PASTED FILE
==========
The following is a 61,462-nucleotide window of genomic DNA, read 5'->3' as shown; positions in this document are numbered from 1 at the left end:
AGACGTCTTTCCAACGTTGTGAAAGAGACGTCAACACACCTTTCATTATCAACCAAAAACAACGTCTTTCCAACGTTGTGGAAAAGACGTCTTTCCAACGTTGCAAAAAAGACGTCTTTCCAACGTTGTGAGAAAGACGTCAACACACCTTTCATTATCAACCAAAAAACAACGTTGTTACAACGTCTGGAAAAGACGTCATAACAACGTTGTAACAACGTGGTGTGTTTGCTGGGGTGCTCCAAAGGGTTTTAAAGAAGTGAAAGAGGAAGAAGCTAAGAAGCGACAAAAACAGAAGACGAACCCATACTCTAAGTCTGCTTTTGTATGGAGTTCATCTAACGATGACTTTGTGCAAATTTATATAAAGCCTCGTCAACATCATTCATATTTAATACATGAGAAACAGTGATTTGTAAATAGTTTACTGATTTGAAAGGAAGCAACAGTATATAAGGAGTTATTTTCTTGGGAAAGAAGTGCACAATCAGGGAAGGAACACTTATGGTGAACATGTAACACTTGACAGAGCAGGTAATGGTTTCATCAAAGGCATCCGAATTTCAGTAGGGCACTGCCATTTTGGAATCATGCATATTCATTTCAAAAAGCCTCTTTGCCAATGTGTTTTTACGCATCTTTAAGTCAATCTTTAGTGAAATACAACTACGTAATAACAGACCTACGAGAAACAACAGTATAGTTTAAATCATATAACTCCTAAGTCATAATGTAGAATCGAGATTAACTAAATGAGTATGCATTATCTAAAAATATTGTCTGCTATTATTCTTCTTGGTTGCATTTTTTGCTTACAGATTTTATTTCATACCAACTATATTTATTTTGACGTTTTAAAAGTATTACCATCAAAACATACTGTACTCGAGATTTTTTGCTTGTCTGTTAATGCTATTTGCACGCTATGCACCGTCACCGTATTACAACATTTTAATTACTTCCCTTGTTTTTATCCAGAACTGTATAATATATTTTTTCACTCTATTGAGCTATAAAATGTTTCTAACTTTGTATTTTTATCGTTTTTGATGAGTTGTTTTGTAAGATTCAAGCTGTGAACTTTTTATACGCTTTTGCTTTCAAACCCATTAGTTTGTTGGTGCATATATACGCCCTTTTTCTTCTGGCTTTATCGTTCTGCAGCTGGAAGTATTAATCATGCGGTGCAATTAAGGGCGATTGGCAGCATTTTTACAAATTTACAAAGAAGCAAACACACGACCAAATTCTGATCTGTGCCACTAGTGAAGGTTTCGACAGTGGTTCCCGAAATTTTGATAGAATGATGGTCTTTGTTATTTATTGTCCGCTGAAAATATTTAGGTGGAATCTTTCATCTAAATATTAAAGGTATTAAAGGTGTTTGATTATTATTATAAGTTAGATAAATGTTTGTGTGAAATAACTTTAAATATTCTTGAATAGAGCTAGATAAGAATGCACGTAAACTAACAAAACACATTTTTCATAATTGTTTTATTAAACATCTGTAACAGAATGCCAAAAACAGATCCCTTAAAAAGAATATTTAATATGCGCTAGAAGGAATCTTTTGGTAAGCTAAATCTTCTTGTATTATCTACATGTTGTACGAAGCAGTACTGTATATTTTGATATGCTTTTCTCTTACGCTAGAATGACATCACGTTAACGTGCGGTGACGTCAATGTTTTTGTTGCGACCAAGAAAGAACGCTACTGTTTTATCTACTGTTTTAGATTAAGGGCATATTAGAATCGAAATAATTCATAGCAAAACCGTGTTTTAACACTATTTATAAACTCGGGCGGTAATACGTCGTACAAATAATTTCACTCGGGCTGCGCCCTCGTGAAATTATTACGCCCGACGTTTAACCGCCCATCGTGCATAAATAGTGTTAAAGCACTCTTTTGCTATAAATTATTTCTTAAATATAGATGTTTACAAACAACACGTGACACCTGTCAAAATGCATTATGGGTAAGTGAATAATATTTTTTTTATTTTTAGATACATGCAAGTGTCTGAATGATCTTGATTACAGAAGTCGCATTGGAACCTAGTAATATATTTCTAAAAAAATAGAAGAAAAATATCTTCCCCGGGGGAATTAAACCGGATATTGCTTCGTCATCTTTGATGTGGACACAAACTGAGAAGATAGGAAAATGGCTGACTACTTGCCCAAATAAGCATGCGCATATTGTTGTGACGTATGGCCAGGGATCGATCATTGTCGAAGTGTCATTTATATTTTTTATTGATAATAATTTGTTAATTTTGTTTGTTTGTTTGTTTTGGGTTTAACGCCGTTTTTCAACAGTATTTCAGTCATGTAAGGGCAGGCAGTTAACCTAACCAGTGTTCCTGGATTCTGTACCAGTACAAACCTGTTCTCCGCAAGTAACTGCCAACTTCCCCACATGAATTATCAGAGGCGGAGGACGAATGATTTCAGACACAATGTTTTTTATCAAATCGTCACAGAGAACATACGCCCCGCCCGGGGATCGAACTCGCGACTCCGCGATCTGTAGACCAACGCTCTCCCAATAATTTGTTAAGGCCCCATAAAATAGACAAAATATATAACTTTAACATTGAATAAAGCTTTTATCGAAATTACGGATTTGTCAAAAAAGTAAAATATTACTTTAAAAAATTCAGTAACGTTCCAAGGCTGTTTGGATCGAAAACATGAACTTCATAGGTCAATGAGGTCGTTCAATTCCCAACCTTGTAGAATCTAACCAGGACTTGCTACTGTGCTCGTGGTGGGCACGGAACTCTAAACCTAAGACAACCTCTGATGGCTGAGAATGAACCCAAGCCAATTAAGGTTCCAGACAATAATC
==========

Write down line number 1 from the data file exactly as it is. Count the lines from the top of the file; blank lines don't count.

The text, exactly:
The following is a 61,462-nucleotide window of genomic DNA, read 5'->3' as shown; positions in this document are numbered from 1 at the left end: